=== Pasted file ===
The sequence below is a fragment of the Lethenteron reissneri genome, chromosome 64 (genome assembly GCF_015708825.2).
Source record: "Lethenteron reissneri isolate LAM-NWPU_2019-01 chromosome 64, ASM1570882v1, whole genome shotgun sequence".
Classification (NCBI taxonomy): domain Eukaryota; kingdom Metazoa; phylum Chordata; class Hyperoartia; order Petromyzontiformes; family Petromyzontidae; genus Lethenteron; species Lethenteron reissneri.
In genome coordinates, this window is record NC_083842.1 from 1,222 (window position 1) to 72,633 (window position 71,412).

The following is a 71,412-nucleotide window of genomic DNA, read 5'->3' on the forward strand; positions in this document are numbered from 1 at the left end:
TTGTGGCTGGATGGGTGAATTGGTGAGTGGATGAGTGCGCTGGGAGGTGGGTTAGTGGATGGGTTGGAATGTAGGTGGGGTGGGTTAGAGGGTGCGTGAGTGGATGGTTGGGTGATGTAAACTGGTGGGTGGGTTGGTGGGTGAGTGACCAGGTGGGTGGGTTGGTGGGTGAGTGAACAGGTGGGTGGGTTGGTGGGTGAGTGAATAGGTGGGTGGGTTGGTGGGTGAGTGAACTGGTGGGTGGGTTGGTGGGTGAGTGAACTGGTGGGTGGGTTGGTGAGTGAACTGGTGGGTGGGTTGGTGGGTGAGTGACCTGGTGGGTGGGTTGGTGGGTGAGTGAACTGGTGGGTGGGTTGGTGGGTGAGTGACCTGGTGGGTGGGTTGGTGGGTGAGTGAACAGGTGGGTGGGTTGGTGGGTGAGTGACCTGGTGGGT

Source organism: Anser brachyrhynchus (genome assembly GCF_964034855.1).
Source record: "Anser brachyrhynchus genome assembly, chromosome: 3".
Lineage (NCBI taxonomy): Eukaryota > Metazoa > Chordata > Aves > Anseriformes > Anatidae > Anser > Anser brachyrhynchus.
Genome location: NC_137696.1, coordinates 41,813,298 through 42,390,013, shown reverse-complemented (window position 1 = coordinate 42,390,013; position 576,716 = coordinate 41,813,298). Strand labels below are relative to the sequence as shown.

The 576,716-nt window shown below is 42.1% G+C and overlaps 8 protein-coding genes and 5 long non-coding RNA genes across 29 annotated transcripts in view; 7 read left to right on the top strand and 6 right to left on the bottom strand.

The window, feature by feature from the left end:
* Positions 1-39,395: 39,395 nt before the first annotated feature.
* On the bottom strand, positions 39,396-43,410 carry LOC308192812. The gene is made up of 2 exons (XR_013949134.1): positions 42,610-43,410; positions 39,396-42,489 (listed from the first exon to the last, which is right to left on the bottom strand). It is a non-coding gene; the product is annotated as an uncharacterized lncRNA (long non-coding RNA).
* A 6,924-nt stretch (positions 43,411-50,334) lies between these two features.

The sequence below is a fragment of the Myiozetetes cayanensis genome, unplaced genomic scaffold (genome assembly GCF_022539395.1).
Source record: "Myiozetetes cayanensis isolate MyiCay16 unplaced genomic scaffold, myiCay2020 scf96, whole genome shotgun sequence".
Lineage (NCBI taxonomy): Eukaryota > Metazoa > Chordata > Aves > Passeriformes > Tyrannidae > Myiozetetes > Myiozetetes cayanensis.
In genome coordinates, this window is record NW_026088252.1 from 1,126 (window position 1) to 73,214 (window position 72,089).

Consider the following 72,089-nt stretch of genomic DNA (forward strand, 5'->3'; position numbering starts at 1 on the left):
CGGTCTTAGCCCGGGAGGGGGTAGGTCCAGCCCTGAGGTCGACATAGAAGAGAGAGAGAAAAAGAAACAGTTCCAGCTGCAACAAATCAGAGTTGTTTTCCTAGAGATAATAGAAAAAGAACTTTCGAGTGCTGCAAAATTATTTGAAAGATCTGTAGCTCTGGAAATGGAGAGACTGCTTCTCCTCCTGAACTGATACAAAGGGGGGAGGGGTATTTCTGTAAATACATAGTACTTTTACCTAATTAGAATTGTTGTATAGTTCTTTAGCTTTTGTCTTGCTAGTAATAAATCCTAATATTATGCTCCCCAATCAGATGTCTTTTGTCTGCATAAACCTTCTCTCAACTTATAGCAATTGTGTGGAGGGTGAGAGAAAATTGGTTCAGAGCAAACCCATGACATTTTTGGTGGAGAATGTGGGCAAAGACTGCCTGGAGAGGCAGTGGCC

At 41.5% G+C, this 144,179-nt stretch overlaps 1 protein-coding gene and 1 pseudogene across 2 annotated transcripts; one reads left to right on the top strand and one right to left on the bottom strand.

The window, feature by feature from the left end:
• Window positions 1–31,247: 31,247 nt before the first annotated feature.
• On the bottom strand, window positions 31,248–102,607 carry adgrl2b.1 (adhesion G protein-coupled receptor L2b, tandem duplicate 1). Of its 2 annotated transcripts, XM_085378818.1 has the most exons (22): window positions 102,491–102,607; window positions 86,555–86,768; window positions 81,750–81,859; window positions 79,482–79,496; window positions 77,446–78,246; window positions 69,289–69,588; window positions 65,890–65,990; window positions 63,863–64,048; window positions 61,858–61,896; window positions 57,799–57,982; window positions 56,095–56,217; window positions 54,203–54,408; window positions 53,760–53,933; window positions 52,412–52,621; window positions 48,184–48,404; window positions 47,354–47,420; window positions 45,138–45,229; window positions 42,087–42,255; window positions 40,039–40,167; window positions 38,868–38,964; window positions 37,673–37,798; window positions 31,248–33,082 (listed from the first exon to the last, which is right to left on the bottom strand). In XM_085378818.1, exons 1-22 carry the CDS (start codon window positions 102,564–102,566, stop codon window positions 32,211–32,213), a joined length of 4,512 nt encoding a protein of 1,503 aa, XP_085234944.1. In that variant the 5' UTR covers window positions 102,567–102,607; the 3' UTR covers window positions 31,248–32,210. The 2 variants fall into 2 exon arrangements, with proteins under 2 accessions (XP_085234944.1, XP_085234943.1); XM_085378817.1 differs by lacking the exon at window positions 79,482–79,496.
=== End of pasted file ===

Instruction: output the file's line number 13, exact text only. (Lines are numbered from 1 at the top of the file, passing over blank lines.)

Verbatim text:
* Positions 1-39,395: 39,395 nt before the first annotated feature.